‘Cool . . .’ he said. His eyes dropped back to the ground as the corner of his mouth pulled upwards. It was rare for me to meet someone shyer than I was.
We turned right on to Clare Turner’s road and immediately walked through her gate and up her front path.
‘Oh, well done!’ she squealed as she opened the door, giddily clapping her hands before moving aside to make way for us. ‘Could you just pop them on the side in the kitchen?’
We did as she asked, then watched as she hungrily opened the lids and cooed over each box’s contents. I was thrilled to see none of them had been damaged along the way.
‘They’re perfect,’ she declared.
‘Look as good as they smell,’ Shane nodded in agreement.
The usual swell of pride rose within me. There was nothing I loved more than a baking session with Molly and then for our food to be admired.
‘Thanks for helping me,’ I said to Shane once we were ushered back out by Clare who’d turned her attention to the flower arrangements that had also arrived.
‘It was nothing. Couldn’t let you struggle . . . I was wondering . . . if, maybe, if you wanted to that is, if you fancy coffee and a cake or something?’ he finished in a rush.
‘What, now?’ I asked.
Instead of looking down at our feet I was surprised to find his eyes were on mine, intently waiting for a reply.
‘Molly will be waiting for me to get back,’ I told him, taking in the eager look on his friendly face. There was something about him that I liked and trusted. I found myself not wanting to say goodbye just yet. ‘But it wasn’t too busy when I left . . . and I’m due a break.’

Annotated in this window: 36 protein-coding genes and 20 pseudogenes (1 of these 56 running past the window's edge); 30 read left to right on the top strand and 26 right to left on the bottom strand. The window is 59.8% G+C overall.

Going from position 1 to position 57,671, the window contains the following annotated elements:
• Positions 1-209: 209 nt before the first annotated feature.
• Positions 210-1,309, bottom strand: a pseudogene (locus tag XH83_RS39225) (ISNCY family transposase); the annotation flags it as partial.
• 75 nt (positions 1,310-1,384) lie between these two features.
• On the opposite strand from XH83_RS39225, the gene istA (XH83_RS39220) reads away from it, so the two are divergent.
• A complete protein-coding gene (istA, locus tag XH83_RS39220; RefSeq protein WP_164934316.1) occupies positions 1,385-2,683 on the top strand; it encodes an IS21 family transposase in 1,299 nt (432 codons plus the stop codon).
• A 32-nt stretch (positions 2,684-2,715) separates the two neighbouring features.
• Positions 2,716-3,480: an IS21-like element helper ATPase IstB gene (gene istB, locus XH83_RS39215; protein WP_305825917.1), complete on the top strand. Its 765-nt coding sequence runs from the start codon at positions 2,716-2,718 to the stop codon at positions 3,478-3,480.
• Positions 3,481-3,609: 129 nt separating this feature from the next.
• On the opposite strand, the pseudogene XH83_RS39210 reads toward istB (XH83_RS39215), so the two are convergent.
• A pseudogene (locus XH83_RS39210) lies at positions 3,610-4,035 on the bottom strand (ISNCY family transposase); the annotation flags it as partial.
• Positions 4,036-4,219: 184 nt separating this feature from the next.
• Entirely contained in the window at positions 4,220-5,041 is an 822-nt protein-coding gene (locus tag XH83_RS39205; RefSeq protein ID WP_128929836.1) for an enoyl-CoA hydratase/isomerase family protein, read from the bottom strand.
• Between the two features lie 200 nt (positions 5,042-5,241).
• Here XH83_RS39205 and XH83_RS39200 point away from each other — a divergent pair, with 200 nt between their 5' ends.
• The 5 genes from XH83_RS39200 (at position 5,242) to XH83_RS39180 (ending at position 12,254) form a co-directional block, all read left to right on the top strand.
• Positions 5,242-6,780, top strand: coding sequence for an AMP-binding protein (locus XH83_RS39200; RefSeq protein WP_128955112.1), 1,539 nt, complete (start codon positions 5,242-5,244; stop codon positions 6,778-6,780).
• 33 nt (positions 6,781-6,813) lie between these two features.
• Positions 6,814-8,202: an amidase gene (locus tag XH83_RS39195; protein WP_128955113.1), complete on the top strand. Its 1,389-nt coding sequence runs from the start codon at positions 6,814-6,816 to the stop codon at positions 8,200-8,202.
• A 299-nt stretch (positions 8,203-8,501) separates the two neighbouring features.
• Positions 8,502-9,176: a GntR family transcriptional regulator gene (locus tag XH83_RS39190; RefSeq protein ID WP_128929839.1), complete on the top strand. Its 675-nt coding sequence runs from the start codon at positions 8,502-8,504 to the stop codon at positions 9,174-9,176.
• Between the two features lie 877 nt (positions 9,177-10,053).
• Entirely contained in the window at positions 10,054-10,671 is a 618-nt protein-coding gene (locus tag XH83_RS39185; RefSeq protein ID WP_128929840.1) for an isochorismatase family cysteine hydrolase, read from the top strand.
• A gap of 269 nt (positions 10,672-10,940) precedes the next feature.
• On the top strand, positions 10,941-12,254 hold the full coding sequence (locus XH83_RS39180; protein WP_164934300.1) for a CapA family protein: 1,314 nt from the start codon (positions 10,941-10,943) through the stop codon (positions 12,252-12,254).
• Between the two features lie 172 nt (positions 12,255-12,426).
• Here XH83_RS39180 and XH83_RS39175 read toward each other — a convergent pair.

‘Wonderful,’ he sighed, his face splitting in two as a huge grin cracked its way across it.
Molly’s face was a picture when I walked into the shop ten minutes later with Shane by my side. I explained how he’d helped me and didn’t even need to ask if I could have a quick break, she practically shoved us towards an empty table and swiftly plied us with hot drinks and a selection of cakes. Obviously it was incredibly embarrassing, but Shane was so gentle and unobtrusive in his manner that I felt drawn to him. I didn’t want to run back to work behind the counter.
I wanted to stay in his company . . . which is good because he came back at the end of my shift and offered to walk me home. He’d returned to see if I wanted to go on a date with him that weekend. He hadn’t figured out what that date would actually consist of, he’d just decided that he wanted to see more of me. That was enough to make my insides feel giddy and light – a feeling I’d certainly never experienced before.
I bashfully accepted and felt my face turn pink.
We’d just got to the end of the park closest to my house when I felt Shane’s hand gently slide into mine, our fingers gradually interlacing with an innocent seduction. We slowed the pace of our walk until we were standing still, nervously shuffling on the spot as our bodies turned to face each other.
My insides flipped over themselves each time I glanced up and our eyes locked, allowing me to catch glimpses of the sparkle in his kind eyes.
With a sudden movement, Shane leaned forward and kissed me. It was as though an impulse had taken over and propelled him into action.
I was glad it had.
I was happy to be kissed and, although I didn’t know it at the time, it was the first kiss of many. I’ll never forget that moment or the way he made me feel.
Because Shane made me feel normal. And right then, normal was exactly what I wanted.